As social distancing puts a damper on summer vacation plans, the heat is on – and it’s America’s wildlife getting burned. Despite the pandemic, the administration continues to undermine environmental policy for industry gain. In the last six weeks, three changes stand out that could have sweeping, negative consequences for wildlife – and people – if finalized.
Baiting Bears in Kenai National Wildlife Refuge
The administration announced a plan in June to abandon federal hunting regulations in the Kenai National Wildlife Refuge. It’s a reversal that would allow hunters to bait and kill brown bears, an activity never before permitted on the refuge.
“National wildlife refuges aren’t game farms,” said Jamie Rappaport Clark, Defenders of Wildlife president and CEO. “This unwarranted policy reversal would set a dangerous precedent for the National Wildlife Refuge System and could threaten the sustainability of the isolated population of Kenai brown bears in Alaska.”
The public has until August 10 to comment on the proposed rule for Alaska’s Kenai National Wildlife Refuge.
Undermining ‘NEPA,’ the National Environmental Policy Act
Earlier this month, the president finalized a major overhaul of one of the country’s most important environmental laws because of claims that it slows the construction of highways, pipelines and other projects across the country. The changes to the 50-year-old National Environmental Policy Act, were made to speed up development projects around the country for economic benefit, including some that could harm the environment and accelerate climate change.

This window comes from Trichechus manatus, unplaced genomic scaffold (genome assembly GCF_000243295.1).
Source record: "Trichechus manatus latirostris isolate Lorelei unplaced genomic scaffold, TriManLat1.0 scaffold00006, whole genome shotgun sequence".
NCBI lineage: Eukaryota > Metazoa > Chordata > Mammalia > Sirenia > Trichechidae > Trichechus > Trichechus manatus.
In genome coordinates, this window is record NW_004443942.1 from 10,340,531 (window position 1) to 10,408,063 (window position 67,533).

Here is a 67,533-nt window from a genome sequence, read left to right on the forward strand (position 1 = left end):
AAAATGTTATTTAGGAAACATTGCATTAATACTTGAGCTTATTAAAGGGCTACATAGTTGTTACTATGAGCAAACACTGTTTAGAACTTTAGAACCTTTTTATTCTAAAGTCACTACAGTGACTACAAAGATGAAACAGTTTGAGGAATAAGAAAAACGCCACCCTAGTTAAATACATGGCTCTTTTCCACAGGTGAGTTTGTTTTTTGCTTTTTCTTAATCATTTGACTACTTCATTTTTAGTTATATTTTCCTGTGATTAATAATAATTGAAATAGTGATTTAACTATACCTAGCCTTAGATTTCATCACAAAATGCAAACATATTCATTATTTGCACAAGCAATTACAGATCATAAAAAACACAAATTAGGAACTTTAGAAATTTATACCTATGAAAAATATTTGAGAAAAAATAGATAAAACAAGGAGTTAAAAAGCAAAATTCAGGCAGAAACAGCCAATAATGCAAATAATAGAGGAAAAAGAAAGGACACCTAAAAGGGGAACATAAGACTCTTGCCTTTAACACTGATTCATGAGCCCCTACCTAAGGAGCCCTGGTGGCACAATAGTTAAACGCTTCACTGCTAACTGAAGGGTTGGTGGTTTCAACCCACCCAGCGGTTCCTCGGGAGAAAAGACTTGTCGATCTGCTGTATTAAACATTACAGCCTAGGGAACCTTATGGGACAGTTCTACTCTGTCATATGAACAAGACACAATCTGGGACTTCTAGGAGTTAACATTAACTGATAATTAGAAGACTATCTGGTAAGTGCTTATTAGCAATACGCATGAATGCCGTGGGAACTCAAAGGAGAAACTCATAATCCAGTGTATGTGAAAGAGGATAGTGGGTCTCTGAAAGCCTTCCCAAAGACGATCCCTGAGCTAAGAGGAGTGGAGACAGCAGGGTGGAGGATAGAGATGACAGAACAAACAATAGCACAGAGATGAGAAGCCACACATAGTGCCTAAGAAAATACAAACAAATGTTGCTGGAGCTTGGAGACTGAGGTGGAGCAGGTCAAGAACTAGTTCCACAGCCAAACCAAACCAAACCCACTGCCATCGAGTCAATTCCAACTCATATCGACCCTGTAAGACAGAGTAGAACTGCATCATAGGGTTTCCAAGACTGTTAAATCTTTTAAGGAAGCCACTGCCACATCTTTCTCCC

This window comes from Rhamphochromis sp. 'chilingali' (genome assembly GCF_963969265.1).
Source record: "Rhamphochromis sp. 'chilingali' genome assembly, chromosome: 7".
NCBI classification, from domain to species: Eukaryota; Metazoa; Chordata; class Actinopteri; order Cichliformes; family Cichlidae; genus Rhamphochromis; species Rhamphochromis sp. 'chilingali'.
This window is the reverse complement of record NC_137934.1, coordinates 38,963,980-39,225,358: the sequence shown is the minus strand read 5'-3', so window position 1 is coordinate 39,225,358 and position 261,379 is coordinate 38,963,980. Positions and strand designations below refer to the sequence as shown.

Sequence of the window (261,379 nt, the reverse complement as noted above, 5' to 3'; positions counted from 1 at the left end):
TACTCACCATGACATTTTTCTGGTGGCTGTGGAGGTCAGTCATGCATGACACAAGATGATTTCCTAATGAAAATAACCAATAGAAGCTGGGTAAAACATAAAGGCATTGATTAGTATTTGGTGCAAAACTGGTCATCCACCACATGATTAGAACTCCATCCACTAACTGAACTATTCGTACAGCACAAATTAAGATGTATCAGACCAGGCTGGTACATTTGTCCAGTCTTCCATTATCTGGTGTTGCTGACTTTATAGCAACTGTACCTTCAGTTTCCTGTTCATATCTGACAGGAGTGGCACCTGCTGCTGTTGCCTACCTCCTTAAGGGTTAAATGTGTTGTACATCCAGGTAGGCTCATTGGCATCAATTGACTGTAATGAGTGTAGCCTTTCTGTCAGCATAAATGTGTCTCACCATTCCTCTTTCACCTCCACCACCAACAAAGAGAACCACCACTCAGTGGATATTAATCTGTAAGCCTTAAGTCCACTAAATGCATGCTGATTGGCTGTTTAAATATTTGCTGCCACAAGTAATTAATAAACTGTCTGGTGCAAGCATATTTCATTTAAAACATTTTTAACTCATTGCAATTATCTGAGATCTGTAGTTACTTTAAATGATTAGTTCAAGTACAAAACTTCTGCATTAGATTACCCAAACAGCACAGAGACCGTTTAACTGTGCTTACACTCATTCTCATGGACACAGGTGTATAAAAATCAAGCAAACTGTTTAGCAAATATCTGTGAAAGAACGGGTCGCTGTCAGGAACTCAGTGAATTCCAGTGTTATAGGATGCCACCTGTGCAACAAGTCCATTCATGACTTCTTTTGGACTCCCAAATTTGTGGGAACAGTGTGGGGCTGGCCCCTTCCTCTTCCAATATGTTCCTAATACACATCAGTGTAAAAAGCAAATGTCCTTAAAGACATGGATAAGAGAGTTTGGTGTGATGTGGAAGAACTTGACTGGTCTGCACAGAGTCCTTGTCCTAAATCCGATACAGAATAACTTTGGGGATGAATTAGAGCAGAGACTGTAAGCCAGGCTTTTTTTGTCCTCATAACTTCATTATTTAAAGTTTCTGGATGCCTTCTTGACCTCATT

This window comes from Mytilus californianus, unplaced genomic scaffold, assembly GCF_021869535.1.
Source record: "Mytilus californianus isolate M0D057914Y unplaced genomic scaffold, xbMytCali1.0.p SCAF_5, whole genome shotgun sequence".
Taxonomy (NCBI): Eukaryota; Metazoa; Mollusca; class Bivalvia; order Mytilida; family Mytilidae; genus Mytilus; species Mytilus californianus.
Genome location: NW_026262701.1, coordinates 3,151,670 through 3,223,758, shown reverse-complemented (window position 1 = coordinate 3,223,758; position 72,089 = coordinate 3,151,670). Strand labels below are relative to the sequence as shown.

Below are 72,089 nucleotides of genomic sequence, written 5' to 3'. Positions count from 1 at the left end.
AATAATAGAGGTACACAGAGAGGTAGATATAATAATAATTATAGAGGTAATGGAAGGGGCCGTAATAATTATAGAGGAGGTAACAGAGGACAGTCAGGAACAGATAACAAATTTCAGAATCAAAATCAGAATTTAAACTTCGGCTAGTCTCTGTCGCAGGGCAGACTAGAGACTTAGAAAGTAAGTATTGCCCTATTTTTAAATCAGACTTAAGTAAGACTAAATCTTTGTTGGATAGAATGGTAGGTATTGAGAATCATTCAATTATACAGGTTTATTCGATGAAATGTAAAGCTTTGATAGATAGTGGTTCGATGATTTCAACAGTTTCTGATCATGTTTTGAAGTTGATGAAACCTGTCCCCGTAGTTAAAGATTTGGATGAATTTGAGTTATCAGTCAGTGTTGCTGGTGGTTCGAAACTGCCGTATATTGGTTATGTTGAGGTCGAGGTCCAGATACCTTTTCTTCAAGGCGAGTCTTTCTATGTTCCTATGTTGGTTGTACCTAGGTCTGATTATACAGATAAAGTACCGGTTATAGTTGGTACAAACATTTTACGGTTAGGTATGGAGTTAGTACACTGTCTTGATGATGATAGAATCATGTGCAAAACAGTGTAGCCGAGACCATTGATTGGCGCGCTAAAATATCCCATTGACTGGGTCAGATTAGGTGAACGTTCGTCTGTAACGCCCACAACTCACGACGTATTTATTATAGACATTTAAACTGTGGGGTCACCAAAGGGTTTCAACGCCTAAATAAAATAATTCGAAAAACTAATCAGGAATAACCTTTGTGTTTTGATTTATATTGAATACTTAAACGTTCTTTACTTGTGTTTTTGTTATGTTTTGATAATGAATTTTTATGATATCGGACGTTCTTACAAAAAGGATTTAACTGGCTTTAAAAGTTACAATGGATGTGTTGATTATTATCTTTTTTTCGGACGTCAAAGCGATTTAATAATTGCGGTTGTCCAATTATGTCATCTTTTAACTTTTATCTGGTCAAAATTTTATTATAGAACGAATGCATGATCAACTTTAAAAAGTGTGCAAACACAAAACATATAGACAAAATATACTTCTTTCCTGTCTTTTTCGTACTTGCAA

The move will prevent communities from having much say about what gets built in their neighborhoods, putting marginalized communities at increased risk. Communities of color are routinely targeted to host facilities – factories, major highways, landfills – that have negative environmental and human health impacts.
“Even while threatened by a global pandemic and the escalating loss of biodiversity, this administration is intent on destroying the law that protects our environment and gives a voice to marginalized communities of color, who often bear the burden of environmental injustice,” said Clark in a recent press release. “We will fight for the communities and imperiled wildlife that this administration would rather ignore.”
Undermining Decades of Black-footed Ferret Recovery
This month, the U.S. Forest Service decided to turn its back on its decades-long commitment to return endangered black-footed ferrets to Thunder Basin National Grassland, a nearly 550,000-acre area in northwest Wyoming. The grassland is home to a large colony of blacked-tailed prairie dogs, which are essential to the recovery of several vulnerable prairie species, including the critically endangered black-footed ferrets.
The Forest Service amendment comes at the behest of ranchers fearing their livestock will have to compete with prairie dogs for resources. The proposed rule change would lift restrictions on poisoning and recreational shooting of prairie dogs, jeopardizing the black-footed ferrets’ primary source of food and habitat.
Thunder Basin has been cited by the U.S. Fish and Wildlife Service as one of the few suitable sites for ferret recovery, meaning that if this proposal is adopted, the black-footed ferret may never recover.
Weathering the Summer Storm
Reversing and weakening regulations protecting wildlife and people from fossil fuel development and other damaging impacts has been the government’s priority in recent years. Defenders and partners are fighting every day against actions that imperil wildlife, degrade habitat and threaten communities. We’re in the courts. We’re in Congress. We’re tracking policy. We’re making sure citizens are aware. But the ongoing assault on wildlife is far from over.
If you want to stop the continued assaults on wildlife, pitch in and join the fight to save our species today!